While a pure software implementation can generate powerful results on a server machine, an embedded solution may be more desirable for some applications and clients. Embedded, hardware based specialized solutions are typically much more efficient in terms of speed, cost, and size than solutions that are implemented on general-purpose processor systems. This paper seeks to explore the design space of translating the PCIU algorithm into hardware by utilizing several optimization techniques, ranging from fine-grain to coarse grain and parallel coarse grain approaches. The methodology is presented in the following subsections and fully discloses the implementation tools, techniques, strategies for optimization, and results.

5.1. Experimental Setup and Impulse-C

Impulse-C [4] is a powerful ESL language that supports the development of highly parallel, mixed hardware/software algorithms and applications. It is an extension of ANSI C using C-compatible predefined library functions, with support for communicating process parallel programming models. Although these extensions are minor in terms of additional data types and predefined function calls, they allow multiple parallel program segments to be described, interconnected, and synchronized [23].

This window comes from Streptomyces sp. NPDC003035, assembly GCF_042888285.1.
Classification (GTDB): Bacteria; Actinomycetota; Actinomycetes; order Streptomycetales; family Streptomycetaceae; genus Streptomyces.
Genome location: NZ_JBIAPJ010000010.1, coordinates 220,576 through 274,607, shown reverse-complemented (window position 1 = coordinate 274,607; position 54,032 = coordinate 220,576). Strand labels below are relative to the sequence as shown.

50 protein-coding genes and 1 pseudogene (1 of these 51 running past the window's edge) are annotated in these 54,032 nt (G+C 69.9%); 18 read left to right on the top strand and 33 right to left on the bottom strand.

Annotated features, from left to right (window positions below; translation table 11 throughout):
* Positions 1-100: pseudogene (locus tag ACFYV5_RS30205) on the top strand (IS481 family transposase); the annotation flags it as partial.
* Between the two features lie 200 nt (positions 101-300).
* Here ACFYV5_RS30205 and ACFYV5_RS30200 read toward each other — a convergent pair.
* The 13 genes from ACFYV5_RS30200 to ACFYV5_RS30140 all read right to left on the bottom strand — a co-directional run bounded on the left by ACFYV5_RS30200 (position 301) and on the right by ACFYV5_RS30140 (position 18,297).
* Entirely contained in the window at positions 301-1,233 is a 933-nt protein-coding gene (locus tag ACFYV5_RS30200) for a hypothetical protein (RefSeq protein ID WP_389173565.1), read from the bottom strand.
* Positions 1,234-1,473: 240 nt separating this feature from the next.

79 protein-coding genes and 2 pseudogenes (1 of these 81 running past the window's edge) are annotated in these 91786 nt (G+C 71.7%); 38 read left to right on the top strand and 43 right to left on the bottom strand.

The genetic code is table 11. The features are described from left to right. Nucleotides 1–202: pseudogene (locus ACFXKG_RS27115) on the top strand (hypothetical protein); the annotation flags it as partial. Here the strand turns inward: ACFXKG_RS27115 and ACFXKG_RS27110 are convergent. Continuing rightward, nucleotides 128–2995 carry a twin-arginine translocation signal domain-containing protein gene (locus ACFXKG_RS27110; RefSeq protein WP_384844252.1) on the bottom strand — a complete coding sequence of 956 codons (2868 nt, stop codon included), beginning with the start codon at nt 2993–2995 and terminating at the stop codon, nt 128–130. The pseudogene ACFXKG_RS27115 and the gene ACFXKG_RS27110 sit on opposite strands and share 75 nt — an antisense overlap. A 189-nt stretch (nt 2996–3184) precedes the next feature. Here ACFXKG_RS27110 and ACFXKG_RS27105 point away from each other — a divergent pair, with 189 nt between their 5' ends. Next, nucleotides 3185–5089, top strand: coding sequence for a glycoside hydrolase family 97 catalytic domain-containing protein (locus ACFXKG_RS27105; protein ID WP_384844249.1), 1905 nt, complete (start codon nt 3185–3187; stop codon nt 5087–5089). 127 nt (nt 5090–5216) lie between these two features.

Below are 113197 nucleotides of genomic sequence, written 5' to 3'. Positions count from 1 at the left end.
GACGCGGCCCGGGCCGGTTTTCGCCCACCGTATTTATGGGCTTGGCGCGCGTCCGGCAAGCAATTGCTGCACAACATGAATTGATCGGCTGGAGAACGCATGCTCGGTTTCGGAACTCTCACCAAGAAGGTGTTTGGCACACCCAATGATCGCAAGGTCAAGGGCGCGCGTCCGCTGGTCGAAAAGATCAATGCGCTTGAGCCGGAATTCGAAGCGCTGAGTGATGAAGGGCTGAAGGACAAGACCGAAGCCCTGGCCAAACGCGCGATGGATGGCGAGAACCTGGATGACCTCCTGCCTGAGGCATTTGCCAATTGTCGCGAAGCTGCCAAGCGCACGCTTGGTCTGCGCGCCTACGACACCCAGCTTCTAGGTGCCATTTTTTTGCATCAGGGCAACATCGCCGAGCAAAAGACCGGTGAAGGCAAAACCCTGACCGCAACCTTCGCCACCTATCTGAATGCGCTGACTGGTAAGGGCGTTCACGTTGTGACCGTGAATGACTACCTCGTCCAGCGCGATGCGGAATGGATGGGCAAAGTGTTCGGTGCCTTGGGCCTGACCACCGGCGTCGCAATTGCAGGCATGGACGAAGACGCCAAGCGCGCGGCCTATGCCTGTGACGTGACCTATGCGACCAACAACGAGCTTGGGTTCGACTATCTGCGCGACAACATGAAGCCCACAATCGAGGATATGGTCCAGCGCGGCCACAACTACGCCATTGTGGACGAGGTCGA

The Impulse-C CoDeveloper Application Manager Xilinx Edition Version 3.70.a.10 was used to implement the PCIU algorithm. Impulse-C CoDeveloper is an advanced software tool enabling high-performance applications on FPGA-based programmable platforms. In addition to its ability to convert a C-coded algorithm to HDL, CoDeveloper Application Manager also provides CoValidator tools to generate all necessary test bench files. These testing files can be run directly under ModelSim hardware simulation tools. The CoValidator provides simulation and HDL generation for design test and verification. Impulse CoDeveloper like many other ESLs provides verification capabilities to analyse parallel data flow within any application. Even though the Impulse-C CoDeveloper is capable of speeding up the behaviour simulation of the application, since it is applied at a higher level of abstraction, it fails to provide accurate cycle simulation which is provided by tools such as Mentor Graphics ModelSim.